Tajikistan's central bank raised its benchmark refinancing rate by a further 350 basis points to 16.0 percent to reduce the potential risk of higher inflation, curb the depreciation of the national currency, lower the level of U.S. dollars used in the economy and maintain economic stability.
The National Bank of Tajikistan has now raised its rate 500 basis points this year following a 150-point hike in February as the somoni has continued to drop.
Last year the national bank raised its rate 300 points between April and July for a total increase of its benchmark rate of 800 points - a doubling of rates - from the start of 2016 until now.
In a statement from March 20, the central bank also raised the ratio of required reserves in somoni deposits by 150 basis points to 3.0 percent and the ratio on foreign currency deposits by 200 points to 9.0 percent.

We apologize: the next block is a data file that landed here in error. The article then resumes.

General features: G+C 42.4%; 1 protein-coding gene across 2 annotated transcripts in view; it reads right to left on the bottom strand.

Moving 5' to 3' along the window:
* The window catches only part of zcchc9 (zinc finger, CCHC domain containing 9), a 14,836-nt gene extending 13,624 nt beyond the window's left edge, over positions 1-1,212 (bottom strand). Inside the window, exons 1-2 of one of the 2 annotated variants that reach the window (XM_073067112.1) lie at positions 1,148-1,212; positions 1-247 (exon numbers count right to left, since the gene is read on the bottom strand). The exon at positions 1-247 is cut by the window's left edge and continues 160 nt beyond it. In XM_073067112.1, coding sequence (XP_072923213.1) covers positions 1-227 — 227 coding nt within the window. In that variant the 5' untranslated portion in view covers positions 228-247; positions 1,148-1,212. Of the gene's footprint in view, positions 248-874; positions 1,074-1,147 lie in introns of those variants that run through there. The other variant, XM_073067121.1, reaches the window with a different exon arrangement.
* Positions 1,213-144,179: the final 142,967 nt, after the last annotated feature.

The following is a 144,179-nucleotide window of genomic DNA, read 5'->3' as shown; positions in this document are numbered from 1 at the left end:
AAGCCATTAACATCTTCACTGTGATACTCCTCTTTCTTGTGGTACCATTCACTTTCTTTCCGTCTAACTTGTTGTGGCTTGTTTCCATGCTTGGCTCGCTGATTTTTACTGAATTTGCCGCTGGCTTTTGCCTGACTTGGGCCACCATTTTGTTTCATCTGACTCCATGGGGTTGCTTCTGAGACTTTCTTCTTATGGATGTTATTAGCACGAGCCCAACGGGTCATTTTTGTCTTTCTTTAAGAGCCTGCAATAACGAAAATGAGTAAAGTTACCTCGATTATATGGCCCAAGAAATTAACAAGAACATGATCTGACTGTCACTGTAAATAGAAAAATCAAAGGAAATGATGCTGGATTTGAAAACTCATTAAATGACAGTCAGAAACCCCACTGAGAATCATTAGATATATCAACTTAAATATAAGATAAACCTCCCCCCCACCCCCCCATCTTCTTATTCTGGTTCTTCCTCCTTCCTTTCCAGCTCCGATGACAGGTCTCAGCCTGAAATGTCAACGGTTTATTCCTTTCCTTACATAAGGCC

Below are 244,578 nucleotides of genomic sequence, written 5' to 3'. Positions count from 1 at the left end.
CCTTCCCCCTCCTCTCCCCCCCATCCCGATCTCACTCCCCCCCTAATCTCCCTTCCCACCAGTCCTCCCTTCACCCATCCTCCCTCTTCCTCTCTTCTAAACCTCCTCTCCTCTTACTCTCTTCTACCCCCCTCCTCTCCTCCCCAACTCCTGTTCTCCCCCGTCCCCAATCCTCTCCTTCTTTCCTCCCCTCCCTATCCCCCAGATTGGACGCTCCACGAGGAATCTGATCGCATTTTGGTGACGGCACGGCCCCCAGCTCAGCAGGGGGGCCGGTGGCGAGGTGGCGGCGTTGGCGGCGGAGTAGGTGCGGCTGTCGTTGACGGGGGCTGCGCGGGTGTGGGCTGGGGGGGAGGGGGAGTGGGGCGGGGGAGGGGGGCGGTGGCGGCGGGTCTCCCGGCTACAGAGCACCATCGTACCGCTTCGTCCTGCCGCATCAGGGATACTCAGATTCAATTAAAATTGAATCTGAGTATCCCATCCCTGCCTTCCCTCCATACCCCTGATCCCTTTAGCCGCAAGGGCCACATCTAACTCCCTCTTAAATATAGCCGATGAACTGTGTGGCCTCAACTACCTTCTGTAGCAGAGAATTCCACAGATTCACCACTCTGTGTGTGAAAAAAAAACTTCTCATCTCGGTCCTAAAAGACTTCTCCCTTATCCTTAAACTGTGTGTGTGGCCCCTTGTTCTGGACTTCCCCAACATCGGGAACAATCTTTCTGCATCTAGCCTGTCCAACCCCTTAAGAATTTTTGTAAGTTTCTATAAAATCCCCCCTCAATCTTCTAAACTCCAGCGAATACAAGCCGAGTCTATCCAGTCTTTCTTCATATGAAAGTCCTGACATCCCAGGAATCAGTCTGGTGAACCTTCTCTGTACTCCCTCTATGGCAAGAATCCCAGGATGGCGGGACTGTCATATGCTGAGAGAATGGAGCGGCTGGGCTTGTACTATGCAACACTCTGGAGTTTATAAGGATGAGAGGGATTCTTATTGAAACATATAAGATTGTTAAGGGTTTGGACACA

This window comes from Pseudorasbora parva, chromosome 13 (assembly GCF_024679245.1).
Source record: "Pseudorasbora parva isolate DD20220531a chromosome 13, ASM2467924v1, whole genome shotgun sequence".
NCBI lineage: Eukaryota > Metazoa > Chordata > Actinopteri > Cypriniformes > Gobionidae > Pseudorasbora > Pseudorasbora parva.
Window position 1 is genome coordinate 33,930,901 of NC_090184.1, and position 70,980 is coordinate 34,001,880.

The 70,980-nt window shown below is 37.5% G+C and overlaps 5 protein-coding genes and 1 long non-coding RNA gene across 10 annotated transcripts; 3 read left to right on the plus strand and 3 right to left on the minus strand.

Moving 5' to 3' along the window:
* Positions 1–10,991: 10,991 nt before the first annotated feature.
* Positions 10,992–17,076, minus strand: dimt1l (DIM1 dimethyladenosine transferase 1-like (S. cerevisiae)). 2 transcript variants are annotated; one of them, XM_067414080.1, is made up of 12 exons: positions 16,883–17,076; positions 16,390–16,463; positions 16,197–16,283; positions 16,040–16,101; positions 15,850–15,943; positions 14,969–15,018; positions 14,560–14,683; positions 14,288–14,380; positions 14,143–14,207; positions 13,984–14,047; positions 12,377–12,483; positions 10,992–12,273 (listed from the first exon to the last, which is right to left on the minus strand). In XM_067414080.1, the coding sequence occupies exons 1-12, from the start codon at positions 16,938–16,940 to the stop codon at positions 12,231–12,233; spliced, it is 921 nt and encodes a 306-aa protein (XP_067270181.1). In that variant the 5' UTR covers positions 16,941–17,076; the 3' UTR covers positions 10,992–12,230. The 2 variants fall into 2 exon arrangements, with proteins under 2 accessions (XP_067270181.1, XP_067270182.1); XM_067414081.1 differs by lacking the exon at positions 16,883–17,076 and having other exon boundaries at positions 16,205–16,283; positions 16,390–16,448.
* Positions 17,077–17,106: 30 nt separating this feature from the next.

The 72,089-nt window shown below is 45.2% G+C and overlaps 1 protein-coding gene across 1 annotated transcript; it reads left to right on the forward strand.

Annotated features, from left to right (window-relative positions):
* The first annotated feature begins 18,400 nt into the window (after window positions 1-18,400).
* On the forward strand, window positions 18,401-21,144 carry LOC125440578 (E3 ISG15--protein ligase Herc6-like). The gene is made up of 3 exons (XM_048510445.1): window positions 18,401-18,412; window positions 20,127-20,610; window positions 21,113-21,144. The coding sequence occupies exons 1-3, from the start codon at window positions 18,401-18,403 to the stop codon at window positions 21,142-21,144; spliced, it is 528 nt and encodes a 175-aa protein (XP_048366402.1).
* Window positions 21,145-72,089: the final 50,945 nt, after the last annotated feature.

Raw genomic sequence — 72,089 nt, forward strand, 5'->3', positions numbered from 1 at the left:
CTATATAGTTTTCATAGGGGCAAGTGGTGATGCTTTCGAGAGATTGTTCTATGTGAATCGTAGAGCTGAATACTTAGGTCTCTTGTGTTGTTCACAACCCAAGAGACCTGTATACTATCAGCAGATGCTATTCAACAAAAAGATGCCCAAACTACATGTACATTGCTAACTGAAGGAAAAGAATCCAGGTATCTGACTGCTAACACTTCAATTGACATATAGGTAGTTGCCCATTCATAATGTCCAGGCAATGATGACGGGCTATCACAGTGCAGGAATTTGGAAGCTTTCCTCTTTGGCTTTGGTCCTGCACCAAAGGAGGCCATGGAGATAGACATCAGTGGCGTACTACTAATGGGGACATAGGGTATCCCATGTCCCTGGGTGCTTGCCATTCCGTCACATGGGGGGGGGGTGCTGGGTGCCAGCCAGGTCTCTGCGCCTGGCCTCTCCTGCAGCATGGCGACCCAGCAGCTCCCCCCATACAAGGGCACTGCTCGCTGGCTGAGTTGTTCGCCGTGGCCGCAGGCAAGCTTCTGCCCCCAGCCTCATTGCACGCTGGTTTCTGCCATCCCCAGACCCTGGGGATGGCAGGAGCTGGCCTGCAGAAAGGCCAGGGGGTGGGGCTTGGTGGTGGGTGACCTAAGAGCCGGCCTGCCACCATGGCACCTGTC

To ease the negative impact on the amount of cash in circulation, the central bank established a 6-month refinancing rate of plus 2 percentage points and said it would establish a benchmark interest rate based on interbank rates.
The somoni has been declining this year and was trading at 8.14 to the U.S. dollar today, down 3.2 percent this year while inflation eased to 5.3 percent in January from 6.1 percent in December.
Last year Tajikistan's finance ministry forecast the somoni would depreciate in coming years to average of 9.6 in 2017, 10.4 in 2018 and 11.2 in 2019 with inflation at 7 percent in those years.
In March 2016 Russia's central bank said the amount of money transferred to Tajikistan had fallen to $1.28 billion in 2015 from $3.8 billion in 2014 and $4.16 billion in 2013.
Just as some of the other former Soviet republics, Tajikistan has been hit hard by Russia's economic crises and remittances have fallen sharply.
There have been reports of liquidity shortage in Tajikistan's banking system and the country's government is in talks with the International Monetary Fund (IMF) and other international lenders about financial assistance.